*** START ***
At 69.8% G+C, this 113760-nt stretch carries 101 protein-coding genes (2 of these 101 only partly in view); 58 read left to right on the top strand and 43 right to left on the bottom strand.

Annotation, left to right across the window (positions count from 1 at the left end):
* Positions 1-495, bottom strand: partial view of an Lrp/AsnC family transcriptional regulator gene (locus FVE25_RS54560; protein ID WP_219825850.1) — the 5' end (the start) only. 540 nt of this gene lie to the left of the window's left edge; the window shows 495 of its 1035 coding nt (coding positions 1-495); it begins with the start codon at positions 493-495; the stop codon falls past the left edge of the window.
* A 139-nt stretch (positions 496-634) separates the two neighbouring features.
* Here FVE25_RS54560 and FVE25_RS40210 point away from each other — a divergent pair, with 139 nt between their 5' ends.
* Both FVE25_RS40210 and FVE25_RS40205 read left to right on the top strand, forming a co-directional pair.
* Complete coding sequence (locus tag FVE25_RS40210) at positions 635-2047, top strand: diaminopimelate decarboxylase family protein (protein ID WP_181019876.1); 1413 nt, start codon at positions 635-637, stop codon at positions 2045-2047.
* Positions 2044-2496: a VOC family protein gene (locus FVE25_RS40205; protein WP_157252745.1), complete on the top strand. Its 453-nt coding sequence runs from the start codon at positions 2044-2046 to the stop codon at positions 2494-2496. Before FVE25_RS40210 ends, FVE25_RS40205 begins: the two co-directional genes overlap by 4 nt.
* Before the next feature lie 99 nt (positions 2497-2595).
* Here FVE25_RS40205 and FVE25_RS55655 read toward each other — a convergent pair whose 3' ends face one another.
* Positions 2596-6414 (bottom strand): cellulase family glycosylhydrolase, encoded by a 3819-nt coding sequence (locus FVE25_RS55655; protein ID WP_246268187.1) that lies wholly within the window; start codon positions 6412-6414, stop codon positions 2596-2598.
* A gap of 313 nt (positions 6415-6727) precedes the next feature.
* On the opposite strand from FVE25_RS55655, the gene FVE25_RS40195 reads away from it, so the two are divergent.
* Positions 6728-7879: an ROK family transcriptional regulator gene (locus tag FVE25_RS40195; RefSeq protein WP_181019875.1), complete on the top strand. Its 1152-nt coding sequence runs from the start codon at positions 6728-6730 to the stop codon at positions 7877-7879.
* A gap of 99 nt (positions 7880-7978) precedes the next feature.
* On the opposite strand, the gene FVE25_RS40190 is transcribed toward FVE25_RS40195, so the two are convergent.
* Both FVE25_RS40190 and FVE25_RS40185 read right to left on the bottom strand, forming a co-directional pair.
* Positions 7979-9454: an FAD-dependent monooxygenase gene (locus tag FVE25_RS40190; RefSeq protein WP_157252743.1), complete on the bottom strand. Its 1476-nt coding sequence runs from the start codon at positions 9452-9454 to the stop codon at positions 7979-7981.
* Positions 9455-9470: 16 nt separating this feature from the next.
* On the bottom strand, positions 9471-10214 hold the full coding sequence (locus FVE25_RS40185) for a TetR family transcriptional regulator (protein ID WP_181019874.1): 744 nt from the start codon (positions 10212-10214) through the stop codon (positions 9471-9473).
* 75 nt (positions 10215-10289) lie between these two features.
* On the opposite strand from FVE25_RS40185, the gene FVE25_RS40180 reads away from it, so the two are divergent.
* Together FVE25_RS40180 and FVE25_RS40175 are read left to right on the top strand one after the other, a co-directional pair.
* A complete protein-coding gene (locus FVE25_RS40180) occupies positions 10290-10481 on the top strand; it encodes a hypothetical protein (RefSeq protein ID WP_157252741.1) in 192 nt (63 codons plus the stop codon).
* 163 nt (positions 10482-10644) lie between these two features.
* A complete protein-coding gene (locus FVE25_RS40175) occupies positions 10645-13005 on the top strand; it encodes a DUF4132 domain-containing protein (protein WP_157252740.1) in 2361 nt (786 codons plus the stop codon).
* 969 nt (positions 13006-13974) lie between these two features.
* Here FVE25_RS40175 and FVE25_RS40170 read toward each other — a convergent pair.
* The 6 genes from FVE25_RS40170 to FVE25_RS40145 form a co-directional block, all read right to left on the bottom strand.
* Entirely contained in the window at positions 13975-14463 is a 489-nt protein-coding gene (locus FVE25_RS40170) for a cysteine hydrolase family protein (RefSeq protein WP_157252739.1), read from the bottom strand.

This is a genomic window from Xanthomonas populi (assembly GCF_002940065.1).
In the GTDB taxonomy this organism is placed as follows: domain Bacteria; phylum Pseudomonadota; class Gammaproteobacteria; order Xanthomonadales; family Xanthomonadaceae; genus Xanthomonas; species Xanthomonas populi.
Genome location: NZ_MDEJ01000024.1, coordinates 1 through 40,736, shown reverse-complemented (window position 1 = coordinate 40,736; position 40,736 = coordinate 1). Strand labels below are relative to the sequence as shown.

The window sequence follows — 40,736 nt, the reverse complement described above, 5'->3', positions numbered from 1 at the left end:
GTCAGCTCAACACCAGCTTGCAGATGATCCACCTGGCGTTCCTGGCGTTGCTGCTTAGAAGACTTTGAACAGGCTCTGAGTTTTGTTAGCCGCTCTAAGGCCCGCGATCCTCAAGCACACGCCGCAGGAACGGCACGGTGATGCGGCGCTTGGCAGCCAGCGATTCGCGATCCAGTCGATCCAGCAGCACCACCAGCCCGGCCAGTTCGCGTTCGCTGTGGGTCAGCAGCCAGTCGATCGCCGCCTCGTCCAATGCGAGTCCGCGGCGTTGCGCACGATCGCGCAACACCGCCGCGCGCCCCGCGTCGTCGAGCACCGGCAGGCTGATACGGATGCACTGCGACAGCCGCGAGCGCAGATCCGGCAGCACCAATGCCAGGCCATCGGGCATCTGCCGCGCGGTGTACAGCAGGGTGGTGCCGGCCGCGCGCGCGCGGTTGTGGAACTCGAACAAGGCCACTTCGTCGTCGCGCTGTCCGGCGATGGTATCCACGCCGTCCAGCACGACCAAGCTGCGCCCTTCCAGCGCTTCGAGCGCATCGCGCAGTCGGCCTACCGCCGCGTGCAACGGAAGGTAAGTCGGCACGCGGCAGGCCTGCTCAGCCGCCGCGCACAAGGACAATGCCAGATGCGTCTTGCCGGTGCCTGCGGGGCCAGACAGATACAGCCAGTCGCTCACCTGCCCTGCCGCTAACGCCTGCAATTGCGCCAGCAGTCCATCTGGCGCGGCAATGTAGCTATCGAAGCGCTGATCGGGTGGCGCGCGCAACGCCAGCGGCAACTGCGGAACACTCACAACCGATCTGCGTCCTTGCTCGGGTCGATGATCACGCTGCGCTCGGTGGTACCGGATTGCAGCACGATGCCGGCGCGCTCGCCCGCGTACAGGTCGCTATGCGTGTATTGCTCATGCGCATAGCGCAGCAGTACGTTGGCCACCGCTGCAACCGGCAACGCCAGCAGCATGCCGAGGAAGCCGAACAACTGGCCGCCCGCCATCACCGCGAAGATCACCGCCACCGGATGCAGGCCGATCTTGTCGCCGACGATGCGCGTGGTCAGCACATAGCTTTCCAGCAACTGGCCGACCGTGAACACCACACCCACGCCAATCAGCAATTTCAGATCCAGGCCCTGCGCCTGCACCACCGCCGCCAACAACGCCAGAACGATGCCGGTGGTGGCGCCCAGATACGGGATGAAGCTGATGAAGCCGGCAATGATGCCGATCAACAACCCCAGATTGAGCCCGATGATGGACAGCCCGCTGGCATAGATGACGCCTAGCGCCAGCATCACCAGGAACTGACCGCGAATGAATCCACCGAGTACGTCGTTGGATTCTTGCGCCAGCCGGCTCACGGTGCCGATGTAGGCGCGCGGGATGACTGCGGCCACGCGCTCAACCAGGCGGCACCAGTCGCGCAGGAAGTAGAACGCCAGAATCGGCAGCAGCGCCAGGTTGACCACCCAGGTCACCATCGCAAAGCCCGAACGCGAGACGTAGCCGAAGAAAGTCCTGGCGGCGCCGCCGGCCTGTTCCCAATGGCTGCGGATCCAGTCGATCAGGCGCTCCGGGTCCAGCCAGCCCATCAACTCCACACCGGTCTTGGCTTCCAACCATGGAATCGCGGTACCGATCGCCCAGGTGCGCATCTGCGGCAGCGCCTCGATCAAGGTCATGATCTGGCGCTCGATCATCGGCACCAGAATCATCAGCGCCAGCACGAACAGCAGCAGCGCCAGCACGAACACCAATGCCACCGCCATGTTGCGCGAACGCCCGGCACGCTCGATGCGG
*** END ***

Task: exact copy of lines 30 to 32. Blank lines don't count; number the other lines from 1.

* Entirely contained in the window at positions 13975-14463 is a 489-nt protein-coding gene (locus FVE25_RS40170) for a cysteine hydrolase family protein (RefSeq protein WP_157252739.1), read from the bottom strand.

This is a genomic window from Xanthomonas populi (assembly GCF_002940065.1).
In the GTDB taxonomy this organism is placed as follows: domain Bacteria; phylum Pseudomonadota; class Gammaproteobacteria; order Xanthomonadales; family Xanthomonadaceae; genus Xanthomonas; species Xanthomonas populi.